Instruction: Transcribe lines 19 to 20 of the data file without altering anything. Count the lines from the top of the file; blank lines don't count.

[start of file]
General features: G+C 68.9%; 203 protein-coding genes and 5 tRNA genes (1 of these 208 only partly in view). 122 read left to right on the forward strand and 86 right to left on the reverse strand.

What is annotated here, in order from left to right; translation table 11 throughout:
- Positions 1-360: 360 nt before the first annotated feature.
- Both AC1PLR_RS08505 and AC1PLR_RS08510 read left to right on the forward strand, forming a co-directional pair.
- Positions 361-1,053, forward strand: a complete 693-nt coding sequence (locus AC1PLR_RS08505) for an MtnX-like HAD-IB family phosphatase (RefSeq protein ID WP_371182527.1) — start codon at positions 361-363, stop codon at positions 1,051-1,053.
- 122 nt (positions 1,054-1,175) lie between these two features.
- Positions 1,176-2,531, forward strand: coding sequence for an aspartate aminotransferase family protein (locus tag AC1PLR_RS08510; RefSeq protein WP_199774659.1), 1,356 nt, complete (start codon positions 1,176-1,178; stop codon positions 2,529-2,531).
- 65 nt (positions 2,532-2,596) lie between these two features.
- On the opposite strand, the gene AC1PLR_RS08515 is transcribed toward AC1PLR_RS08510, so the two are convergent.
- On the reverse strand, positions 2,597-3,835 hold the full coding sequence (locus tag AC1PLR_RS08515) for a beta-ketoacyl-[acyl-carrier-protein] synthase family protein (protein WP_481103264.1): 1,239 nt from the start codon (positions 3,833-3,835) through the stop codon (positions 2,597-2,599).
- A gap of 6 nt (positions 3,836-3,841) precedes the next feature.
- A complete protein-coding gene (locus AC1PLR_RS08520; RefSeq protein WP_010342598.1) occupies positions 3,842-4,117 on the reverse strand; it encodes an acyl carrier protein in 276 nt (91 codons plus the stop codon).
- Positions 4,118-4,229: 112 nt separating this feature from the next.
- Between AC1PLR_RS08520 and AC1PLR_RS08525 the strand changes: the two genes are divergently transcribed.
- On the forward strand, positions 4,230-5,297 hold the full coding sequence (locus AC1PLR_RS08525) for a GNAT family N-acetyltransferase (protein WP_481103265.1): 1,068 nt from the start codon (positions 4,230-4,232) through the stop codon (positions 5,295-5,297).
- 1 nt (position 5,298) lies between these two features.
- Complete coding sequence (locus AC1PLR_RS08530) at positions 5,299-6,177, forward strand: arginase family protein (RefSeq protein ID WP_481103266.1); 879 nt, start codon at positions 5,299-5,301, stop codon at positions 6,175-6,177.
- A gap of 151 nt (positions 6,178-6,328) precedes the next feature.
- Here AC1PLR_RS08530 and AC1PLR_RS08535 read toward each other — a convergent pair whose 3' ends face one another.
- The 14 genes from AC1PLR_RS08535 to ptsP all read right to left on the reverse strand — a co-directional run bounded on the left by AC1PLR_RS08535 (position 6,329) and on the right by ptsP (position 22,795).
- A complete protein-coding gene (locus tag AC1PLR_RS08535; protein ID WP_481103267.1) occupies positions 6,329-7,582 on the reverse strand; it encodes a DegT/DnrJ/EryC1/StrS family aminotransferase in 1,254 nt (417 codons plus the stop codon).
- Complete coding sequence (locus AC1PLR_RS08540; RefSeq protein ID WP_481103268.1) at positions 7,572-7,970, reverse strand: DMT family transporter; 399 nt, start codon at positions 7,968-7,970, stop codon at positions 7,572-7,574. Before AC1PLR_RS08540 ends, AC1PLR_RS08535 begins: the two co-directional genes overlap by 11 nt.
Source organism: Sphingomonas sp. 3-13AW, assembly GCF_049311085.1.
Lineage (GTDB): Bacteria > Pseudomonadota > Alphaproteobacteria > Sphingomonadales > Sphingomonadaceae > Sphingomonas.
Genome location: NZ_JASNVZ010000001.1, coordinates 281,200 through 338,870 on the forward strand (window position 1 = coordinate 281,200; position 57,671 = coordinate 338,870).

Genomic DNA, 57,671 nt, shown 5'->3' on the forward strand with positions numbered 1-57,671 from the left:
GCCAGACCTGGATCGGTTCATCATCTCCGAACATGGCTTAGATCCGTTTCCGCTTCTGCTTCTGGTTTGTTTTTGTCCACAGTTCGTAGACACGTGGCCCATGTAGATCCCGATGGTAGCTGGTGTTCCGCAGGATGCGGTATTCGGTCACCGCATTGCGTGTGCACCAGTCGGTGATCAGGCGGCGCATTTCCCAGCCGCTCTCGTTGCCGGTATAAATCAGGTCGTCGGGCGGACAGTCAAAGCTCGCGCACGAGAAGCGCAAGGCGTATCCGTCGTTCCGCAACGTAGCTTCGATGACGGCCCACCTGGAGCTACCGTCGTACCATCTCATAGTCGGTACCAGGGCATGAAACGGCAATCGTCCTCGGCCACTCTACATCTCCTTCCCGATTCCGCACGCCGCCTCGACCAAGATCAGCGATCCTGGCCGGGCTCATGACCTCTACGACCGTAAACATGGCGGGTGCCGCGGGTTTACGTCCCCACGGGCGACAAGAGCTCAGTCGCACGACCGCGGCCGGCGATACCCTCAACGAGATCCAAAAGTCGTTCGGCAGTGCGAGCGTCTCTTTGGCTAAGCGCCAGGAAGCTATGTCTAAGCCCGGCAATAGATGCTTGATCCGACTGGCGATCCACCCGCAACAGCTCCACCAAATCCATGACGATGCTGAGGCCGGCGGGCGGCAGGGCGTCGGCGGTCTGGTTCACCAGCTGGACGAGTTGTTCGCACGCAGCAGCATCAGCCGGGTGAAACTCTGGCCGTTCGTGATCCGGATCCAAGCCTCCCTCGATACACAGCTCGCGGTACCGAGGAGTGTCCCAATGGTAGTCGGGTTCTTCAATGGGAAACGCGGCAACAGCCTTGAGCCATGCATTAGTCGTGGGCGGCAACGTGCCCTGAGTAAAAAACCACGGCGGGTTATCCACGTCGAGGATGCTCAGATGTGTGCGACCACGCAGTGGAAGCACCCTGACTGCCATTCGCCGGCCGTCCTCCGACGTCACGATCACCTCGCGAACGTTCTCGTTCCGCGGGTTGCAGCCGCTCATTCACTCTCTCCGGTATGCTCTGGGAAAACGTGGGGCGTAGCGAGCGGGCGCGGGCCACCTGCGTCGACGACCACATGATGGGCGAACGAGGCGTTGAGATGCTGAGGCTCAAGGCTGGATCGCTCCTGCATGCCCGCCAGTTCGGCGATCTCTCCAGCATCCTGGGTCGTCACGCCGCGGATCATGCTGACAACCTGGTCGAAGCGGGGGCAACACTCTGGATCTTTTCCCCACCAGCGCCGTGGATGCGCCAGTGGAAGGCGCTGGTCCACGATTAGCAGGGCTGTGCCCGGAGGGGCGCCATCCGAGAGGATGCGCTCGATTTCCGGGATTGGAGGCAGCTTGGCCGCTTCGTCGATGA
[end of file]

- Here AC1PLR_RS08530 and AC1PLR_RS08535 read toward each other — a convergent pair whose 3' ends face one another.
- The 14 genes from AC1PLR_RS08535 to ptsP all read right to left on the reverse strand — a co-directional run bounded on the left by AC1PLR_RS08535 (position 6,329) and on the right by ptsP (position 22,795).